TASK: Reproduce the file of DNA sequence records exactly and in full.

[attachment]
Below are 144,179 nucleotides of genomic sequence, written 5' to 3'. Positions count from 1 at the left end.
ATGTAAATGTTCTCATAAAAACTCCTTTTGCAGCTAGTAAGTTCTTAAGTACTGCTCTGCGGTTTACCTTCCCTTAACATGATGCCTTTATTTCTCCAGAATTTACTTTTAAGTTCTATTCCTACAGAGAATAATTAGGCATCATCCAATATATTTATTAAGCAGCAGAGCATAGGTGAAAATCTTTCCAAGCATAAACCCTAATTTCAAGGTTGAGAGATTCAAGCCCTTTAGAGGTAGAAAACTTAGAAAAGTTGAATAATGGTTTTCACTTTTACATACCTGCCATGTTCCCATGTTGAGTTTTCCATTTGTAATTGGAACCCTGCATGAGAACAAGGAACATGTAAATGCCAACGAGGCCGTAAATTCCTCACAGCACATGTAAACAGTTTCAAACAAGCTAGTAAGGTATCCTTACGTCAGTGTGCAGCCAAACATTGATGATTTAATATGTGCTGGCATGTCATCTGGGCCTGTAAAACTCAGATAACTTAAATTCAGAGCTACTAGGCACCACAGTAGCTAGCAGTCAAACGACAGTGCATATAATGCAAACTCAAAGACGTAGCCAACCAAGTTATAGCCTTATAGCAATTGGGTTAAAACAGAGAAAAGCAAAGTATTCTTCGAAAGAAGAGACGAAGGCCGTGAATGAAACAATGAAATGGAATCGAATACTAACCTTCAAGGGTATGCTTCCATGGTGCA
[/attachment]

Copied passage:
Below are 144,179 nucleotides of genomic sequence, written 5' to 3'. Positions count from 1 at the left end.
ATGTAAATGTTCTCATAAAAACTCCTTTTGCAGCTAGTAAGTTCTTAAGTACTGCTCTGCGGTTTACCTTCCCTTAACATGATGCCTTTATTTCTCCAGAATTTACTTTTAAGTTCTATTCCTACAGAGAATAATTAGGCATCATCCAATATATTTATTAAGCAGCAGAGCATAGGTGAAAATCTTTCCAAGCATAAACCCTAATTTCAAGGTTGAGAGATTCAAGCCCTTTAGAGGTAGAAAACTTAGAAAAGTTGAATAATGGTTTTCACTTTTACATACCTGCCATGTTCCCATGTTGAGTTTTCCATTTGTAATTGGAACCCTGCATGAGAACAAGGAACATGTAAATGCCAACGAGGCCGTAAATTCCTCACAGCACATGTAAACAGTTTCAAACAAGCTAGTAAGGTATCCTTACGTCAGTGTGCAGCCAAACATTGATGATTTAATATGTGCTGGCATGTCATCTGGGCCTGTAAAACTCAGATAACTTAAATTCAGAGCTACTAGGCACCACAGTAGCTAGCAGTCAAACGACAGTGCATATAATGCAAACTCAAAGACGTAGCCAACCAAGTTATAGCCTTATAGCAATTGGGTTAAAACAGAGAAAAGCAAAGTATTCTTCGAAAGAAGAGACGAAGGCCGTGAATGAAACAATGAAATGGAATCGAATACTAACCTTCAAGGGTATGCTTCCATGGTGCA